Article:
Monday, 25 March 2013

A Sign of Progress

I have lots of medical supplies in my bedroom. Most of the supplies are stored in our garden shed, and the majority of the medications that are important enough to be in the house are stored downstairs. Upstairs medical supplies are mostly things that might be needed in an emergency.

Most of the supplies upstairs are stored in the drawers under my bed, neatly organised for easy access. In these drawers, I keep various dressings and splints, monitoring supplies and medications that I might need if I'm stuck in bed.

Next to my bed I have a set of drawers on wheels. This contains things that I use daily, organised so that I can find what I need (I'll take some pictures for another blog post). Each drawer only contains a couple of different things, out of necessity, as I often find myself rifling through these drawers when I'm half asleep, or trying not to wake my husband.

On top of the set of the drawers is a tray. This tray holds a pair of gloves, alcohol gel and alcohol wipes; syringes filled with pain medication and antihistamines, anti-inflammatory gel, scar gel, and my epi-pen. Overnight, this is where I keep my oxygen sats monitor, thermometer and blood glucose monitor (and glucose tablets). There is a torch at the front of the tray so that I can find things in the middle of the night.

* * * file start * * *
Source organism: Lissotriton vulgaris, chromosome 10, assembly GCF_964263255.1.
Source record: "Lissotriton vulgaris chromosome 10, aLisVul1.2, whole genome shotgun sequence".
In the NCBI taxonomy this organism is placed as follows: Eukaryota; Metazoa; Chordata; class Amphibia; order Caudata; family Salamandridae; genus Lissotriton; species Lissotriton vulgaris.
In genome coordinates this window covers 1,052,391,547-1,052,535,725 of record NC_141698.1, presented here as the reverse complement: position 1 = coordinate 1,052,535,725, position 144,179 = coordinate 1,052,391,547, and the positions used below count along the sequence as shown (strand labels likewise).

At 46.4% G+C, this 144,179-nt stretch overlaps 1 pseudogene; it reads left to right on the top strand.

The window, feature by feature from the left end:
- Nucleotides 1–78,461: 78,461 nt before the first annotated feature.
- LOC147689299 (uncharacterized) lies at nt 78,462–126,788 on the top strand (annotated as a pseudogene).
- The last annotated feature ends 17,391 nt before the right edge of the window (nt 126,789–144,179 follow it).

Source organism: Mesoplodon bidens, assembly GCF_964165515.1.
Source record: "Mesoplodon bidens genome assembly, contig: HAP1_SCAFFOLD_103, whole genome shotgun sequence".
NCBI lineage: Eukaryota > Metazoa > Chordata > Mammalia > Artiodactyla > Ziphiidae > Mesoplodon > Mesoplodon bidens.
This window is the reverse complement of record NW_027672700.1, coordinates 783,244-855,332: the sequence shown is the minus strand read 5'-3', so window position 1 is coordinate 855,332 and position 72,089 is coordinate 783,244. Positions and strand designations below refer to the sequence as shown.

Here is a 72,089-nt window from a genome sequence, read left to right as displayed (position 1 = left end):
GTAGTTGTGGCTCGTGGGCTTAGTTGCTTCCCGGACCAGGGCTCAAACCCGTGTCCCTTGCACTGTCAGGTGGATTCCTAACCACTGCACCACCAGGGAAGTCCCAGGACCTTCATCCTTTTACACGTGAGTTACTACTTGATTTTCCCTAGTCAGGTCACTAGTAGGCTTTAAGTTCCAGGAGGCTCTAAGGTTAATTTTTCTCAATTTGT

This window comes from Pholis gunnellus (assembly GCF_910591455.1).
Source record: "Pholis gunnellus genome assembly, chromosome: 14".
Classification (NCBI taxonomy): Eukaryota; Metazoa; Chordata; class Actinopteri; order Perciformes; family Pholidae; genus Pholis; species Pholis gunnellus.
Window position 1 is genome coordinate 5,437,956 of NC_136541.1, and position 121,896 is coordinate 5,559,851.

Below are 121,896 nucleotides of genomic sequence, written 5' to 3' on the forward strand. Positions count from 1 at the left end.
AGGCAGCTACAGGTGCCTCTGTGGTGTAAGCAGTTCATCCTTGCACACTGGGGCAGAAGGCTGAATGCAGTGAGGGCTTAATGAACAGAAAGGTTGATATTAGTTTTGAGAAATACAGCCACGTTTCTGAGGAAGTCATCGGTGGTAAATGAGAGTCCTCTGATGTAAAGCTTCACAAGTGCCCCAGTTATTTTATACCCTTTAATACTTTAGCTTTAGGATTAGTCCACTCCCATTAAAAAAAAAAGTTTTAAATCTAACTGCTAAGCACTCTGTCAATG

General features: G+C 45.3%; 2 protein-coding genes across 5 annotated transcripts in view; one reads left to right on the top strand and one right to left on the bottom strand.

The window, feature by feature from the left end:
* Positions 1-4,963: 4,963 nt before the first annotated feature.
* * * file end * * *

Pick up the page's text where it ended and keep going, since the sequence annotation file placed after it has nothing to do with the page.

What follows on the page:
Last night I needed my inhaler.

I looked on the tray, and didn't find it. I looked through each of the three drawers beside my bed, then in the drawers underneath my bed. I looked in the coolbag at the end of the bed (medications I take with me if I'm going out).

There were no inhalers in any of these places.

Eventually I gave up and asked my husband to get a new inhaler from one of the downstairs storage boxes.

It wasn't an emergency, and I certainly wasn't anxious that I couldn't find an inhaler (I found my nebuliser straight away, but decided that I would rather use an inhaler).

The significance of this only hit me this morning.  I have had very severe asthma for most of my life. I can barely remember a time when I haven't carried an inhaler with me. I have inhalers and nebulised medications in every handbag, along with an epi-pen, steroids and antihistamines. I even keep a hospital bag packed at all times, ready to be grabbed on the way to the hospital (often by a paramedic), which contains lots of asthma medications, as well as a washbag and change of clothes.

 But I haven't needed to use the hospital bag for eight months. EIGHT whole months without an emergency hospital admission. I haven't had an admission for asthma since 2011. Those of you who have known me for a while will gasp at this, I'm sure - I spent five months of 2011 in hospital with asthma, and averaged 6-12 asthma-related hospital admissions a year for many years. A year without severe asthma seemed completely unthinkable.